In our series “Jump-start Your Job Search,” BU Today brings you short interviews with BU alums who are leaders in their fields, such as banking, advertising, tech start-ups, journalism, or nonprofit organizations.
They talk about how they got to be where they are and what they’ve learned from their mistakes. They tell us what they look for when hiring and offer advice for those just embarking on a career.
Nicholas Farina (SHA’08) is general manager of 1 Hotel Central Park, a luxury lodging on New York City’s Avenue of the Americas. With 229 rooms and just one block from Central Park, the hotel markets itself as a place that combines comfort, convenience, and eco-consciousness, with amenities like organic cotton mattresses and sheets, bed headboards made from reclaimed barn wood, and “farm-to-fork” California cuisine.
As GM, Farina must understand every function at the hotel, from revenues to room service, as traveler expectations evolve and employee needs change. His job, he says, is “to manage the direction of the business itself and its future growth through the lenses of our hotel owners, employees, and guests.” Before his current position, he spent a decade in various managerial functions, among them restaurant, meetings and events, group sales, and entire hotels, at several New York hotels.
BU Today: When did you know you wanted to pursue a career in hotel management?
Farina: I knew that I wanted to have a career in the hospitality world when I was eight years old. My parents let me make roasted potatoes on my own for the first time, and I saw the look of enjoyment and gratitude from my family around the table. I am sure that I have romanticized their expressions in the 25 years following that event, but I still experience that same feeling every day when the team I have surrounded myself with works with me on their personal and professional goals. I love and live to take care of others—that is where I find joy and why I’ve chosen my career path.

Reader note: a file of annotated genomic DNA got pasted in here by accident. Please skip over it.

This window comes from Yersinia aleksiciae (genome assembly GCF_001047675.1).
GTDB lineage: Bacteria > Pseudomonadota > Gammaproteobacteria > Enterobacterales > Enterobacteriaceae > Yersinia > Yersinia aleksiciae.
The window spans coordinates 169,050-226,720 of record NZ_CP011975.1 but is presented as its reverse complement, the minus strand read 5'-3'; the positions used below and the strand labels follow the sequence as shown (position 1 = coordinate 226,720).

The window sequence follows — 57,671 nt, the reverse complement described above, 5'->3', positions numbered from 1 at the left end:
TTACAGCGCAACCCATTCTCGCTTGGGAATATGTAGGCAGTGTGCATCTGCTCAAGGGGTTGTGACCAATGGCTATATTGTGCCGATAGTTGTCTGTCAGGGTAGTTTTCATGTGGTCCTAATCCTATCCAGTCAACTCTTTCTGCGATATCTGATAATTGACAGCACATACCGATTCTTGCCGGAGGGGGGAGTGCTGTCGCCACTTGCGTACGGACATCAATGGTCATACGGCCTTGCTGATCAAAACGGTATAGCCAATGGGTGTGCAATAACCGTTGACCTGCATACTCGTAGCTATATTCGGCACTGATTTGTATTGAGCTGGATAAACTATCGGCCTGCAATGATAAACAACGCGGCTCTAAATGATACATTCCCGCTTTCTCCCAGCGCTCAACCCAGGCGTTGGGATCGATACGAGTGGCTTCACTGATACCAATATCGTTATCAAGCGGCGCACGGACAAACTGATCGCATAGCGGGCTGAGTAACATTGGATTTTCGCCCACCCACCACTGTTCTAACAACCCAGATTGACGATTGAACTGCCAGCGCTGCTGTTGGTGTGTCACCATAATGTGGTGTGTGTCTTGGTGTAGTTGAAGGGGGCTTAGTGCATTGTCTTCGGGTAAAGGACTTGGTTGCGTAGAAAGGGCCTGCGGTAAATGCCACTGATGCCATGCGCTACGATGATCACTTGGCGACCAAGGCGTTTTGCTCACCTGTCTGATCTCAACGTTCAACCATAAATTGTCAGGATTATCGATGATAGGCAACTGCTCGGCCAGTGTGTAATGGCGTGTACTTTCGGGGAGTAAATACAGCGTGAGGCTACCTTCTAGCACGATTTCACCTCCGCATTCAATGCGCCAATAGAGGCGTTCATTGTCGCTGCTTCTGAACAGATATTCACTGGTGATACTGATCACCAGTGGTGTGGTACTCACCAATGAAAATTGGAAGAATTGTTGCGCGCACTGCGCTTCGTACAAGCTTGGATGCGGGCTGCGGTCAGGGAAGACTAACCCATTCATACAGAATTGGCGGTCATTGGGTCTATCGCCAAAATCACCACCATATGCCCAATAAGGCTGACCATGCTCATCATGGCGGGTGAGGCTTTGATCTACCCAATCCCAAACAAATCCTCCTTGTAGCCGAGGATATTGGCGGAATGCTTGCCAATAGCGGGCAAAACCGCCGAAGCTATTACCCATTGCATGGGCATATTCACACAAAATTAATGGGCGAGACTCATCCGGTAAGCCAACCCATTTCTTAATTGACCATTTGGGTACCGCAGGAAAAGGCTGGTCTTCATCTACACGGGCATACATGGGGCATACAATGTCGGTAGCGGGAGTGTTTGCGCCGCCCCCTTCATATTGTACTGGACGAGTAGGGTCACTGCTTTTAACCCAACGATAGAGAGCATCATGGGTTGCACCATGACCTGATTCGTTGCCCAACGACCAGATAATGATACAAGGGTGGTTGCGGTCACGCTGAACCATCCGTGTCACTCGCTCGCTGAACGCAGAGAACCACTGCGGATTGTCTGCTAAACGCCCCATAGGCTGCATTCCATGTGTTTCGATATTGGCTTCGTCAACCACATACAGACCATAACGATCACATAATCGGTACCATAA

How competitive is the field today for new college graduates?
Our industry needs smart, intuitive, and dynamic individuals who have a genuine desire to take care of others, whether it be a guest who comes into your hotel or restaurant or an employee who walks into the building. If you have those traits, you are beyond qualified to pursue a career in the hospitality industry, and you will have a competitive advantage if you can demonstrate that innate desire in the interview process.
What qualities do you seek in the people you hire? Are there deal-breakers, things someone says or does in an interview that makes them unsuitable for consideration?
I’m always looking for truly good-natured people who want to contribute to making the lives of those who choose to stay with us, do business with us, and work with us, better. Depending on the seniority of the role and its discipline, there are different benchmarks of proven and measured expertise that weigh heavily in the decision-making process—but who a person is as a whole is always one of the largest contributing factors. What a person’s capable of achieving in the tasks they’re paid to do is just as important as how they’ll fit into the cultural portion of the organization. Deal-breakers are candidates who are not willing to be flexible with the demands of the hospitality industry and the work ethic and dedication that are required.
What questions do you ask job candidates during an interview?